Harold Meyerson

Harold Meyerson is executive editor of The American Prospect. His email is hmeyerson@prospect.org.

Recent Articles

Reaction Force

Don't look now, but Virginia is seceding again. On Sunday nine Episcopal parishes in Virginia, including the one where George Washington served as a vestryman, announced that they had voted to up and leave the U.S. Episcopal Church to protest its increasingly equal treatment of homosexuals. In 2003 an overwhelming majority of the nation's Episcopal bishops ratified the selection of a gay bishop by the New Hampshire diocese. This past June the church's general convention elevated Nevada Bishop Katharine Jefferts Schori to the post of presiding U.S. bishop. Jefferts Schori is the first woman to head a national branch of the Anglican Church. Worse yet, she has allowed the blessing of same-sex couples within her diocese (which includes the ever theologically innovative Las Vegas). Whether it was the thought of a woman presiding over God's own country club or of gays snuggling under its eaves, it was all too much for a distinct minority of Episcopalians. The dissident parishes in the...

The GOP's Iraq Two-Step

Where do the Republicans' likely 2008 presidential candidates come down on Iraq? You might think that a decent regard for the opinions of their fellow citizens, as registered in last month's elections, would rouse them from their Bushian dreams of victory in what has become a savage intra-Islamic war where the very notion of an American triumph makes no sense whatever. You might think that, with the president's approval rating now sunk to near-Nixonian depths, Republican leaders, for their own good as well as their country's, might want to withdraw our men and women from Iraq before the next election. But that would require the Republicans -- leaders and rank-and-file both -- to become a reality-based party. If their leading candidates are any indication, however, they're not yet willing to make that leap. Front-runner John McCain, for instance, calls for a major increase in the size of the U.S. force and, with his fellow neoconservatives, rejects the Baker-Hamilton report because it...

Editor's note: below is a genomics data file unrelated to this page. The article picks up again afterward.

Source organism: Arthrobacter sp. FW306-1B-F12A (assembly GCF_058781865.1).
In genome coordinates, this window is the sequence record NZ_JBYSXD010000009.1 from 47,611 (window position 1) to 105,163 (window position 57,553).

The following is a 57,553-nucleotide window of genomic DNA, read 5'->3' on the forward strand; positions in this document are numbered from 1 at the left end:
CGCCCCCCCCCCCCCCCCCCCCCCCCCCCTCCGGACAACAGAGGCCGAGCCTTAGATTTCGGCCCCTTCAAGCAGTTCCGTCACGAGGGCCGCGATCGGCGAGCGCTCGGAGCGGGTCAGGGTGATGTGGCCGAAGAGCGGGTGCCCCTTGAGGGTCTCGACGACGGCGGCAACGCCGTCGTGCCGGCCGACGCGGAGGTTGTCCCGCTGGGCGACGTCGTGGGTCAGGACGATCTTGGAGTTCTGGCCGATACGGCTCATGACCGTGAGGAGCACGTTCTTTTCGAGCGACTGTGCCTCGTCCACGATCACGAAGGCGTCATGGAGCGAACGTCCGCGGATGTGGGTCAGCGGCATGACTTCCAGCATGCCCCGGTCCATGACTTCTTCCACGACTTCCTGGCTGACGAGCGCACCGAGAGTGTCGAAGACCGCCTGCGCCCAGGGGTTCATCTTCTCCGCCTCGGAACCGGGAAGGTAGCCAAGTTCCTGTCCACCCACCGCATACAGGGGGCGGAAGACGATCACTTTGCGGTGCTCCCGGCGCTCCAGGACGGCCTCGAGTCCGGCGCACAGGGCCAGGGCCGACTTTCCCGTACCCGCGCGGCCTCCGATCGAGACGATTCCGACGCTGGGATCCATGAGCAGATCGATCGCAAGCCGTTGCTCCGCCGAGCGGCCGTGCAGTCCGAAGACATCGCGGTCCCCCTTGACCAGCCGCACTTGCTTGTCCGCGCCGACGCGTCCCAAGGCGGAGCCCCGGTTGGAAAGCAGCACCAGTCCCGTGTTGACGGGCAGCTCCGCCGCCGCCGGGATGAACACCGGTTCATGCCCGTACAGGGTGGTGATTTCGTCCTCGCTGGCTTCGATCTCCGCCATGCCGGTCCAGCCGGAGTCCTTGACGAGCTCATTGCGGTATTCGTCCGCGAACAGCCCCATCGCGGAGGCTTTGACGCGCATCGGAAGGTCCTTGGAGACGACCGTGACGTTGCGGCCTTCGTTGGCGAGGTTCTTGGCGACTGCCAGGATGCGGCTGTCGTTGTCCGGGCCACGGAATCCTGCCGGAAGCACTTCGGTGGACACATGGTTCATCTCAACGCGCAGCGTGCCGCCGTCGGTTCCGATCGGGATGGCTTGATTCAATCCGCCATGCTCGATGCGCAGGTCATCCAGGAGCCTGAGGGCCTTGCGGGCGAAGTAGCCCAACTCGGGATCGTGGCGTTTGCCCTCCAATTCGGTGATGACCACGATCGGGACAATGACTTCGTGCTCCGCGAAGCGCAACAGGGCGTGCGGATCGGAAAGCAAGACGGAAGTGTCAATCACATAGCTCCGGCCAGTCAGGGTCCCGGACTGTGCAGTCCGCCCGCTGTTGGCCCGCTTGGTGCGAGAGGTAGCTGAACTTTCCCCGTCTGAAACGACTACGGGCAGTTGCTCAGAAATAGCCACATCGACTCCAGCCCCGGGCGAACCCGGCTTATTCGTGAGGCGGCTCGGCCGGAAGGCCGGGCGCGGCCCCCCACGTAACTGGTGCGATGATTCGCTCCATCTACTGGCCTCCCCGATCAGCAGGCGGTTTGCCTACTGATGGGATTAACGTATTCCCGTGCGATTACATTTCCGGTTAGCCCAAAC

Southern Exposure

You've seen the numbers and understand that America is growing steadily less white. You try to push your party, the Grand Old Party, ahead of this curve by taking a tolerant stance on immigration and making common cause with some black churches. Then you go and blow it all in a desperate attempt to turn out your base by demonizing immigrants and running racist ads against Harold Ford. On Election Day, black support for Democrats remains high; Hispanic support for Democrats surges. So what do you do next? What else? Elect Trent Lott your deputy leader in the Senate. Sure locks in the support of any stray voters who went for Strom in '48. In case you haven't noticed, a fundamental axiom of modern American politics has been altered in recent weeks. For four decades, it's been the Democrats who've had a southern problem. Couldn't get any votes for their presidential candidates there; couldn't elect any senators, then any House members, then any dogcatchers. They still can't, but the...

Gone to Pieces

The meaning of the election was clear for all to see: The people plainly believed that the unified, pluralistic Iraq that the Bush administration insisted was growing stronger with each passing day actually had no future at all. There's no other way to interpret the vote for the first Iraqi National Assembly, held one year ago, in December 2005. Overwhelmingly, Iraqis voted their sect rather than their nation. The Shiites, who constitute roughly 60 percent of Iraq's population, voted for Shiite parties, which now control roughly 60 percent of the National Assembly. The Sunnis and the Kurds voted for their own parties, too. There was, to be sure, a national unity slate, a coalition of nonsectarian parties headed by former prime minister Ayad Allawi. It pulled down 8 percent of the vote. For a moment, the U.S. government seemed to understand what the election meant. "It looks as if people have preferred to vote for their ethnic or sectarian identities," said Zalmay Khalilzad, our...

The Populist Persuasion

Nearly four decades after it happened, the assassination of Robert Kennedy still presents us with the greatest might-have-been of the past half-century of American politics. In the months before his murder, campaigning across the country in 1968's tumultuous presidential primaries, Kennedy did something that no Democrat after him has been able to do: He won primary majorities among both African-Americans and working-class whites, even though the white backlash against black militants and against the urban riots of that time was reaching fever pitch. With Kennedy's murder, however, the prospects for a Democratic Party able to command the allegiance of both white and black working-class voters abruptly collapsed. A number of whites who had voted for Kennedy in the spring's primaries voted for George Wallace in the fall's general election, and for Richard Nixon four years later, and for Ronald Reagan after that. Bill Clinton was able to win back a share of those working-class whites, but...

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